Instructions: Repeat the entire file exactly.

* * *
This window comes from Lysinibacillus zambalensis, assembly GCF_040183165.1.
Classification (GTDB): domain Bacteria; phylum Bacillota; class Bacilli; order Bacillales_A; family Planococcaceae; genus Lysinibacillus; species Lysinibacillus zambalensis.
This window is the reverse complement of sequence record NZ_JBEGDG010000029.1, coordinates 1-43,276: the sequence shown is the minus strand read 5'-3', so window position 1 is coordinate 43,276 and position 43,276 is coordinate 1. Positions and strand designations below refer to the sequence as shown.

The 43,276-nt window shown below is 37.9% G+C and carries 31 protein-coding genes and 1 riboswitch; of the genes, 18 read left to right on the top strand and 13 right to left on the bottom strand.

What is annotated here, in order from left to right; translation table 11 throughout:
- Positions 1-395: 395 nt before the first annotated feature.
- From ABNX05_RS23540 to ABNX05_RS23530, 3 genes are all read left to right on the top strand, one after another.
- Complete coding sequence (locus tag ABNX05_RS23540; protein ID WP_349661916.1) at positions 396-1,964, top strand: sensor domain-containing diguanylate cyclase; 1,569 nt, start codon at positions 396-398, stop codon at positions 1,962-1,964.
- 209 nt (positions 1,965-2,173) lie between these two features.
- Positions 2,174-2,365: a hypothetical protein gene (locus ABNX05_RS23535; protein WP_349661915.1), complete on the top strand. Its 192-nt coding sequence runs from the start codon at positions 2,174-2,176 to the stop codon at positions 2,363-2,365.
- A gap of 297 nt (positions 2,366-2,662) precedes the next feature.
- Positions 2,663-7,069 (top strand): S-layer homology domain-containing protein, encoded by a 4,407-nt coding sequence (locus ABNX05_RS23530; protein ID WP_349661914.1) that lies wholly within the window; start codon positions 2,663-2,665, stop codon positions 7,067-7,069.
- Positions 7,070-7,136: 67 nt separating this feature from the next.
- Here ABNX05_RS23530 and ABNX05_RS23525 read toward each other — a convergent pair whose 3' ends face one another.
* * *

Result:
This window comes from Lysinibacillus zambalensis, assembly GCF_040183165.1.
Classification (GTDB): domain Bacteria; phylum Bacillota; class Bacilli; order Bacillales_A; family Planococcaceae; genus Lysinibacillus; species Lysinibacillus zambalensis.
This window is the reverse complement of sequence record NZ_JBEGDG010000029.1, coordinates 1-43,276: the sequence shown is the minus strand read 5'-3', so window position 1 is coordinate 43,276 and position 43,276 is coordinate 1. Positions and strand designations below refer to the sequence as shown.

The 43,276-nt window shown below is 37.9% G+C and carries 31 protein-coding genes and 1 riboswitch; of the genes, 18 read left to right on the top strand and 13 right to left on the bottom strand.

What is annotated here, in order from left to right; translation table 11 throughout:
- Positions 1-395: 395 nt before the first annotated feature.
- From ABNX05_RS23540 to ABNX05_RS23530, 3 genes are all read left to right on the top strand, one after another.
- Complete coding sequence (locus tag ABNX05_RS23540; protein ID WP_349661916.1) at positions 396-1,964, top strand: sensor domain-containing diguanylate cyclase; 1,569 nt, start codon at positions 396-398, stop codon at positions 1,962-1,964.
- 209 nt (positions 1,965-2,173) lie between these two features.
- Positions 2,174-2,365: a hypothetical protein gene (locus ABNX05_RS23535; protein WP_349661915.1), complete on the top strand. Its 192-nt coding sequence runs from the start codon at positions 2,174-2,176 to the stop codon at positions 2,363-2,365.
- A gap of 297 nt (positions 2,366-2,662) precedes the next feature.
- Positions 2,663-7,069 (top strand): S-layer homology domain-containing protein, encoded by a 4,407-nt coding sequence (locus ABNX05_RS23530; protein ID WP_349661914.1) that lies wholly within the window; start codon positions 2,663-2,665, stop codon positions 7,067-7,069.
- Positions 7,070-7,136: 67 nt separating this feature from the next.
- Here ABNX05_RS23530 and ABNX05_RS23525 read toward each other — a convergent pair whose 3' ends face one another.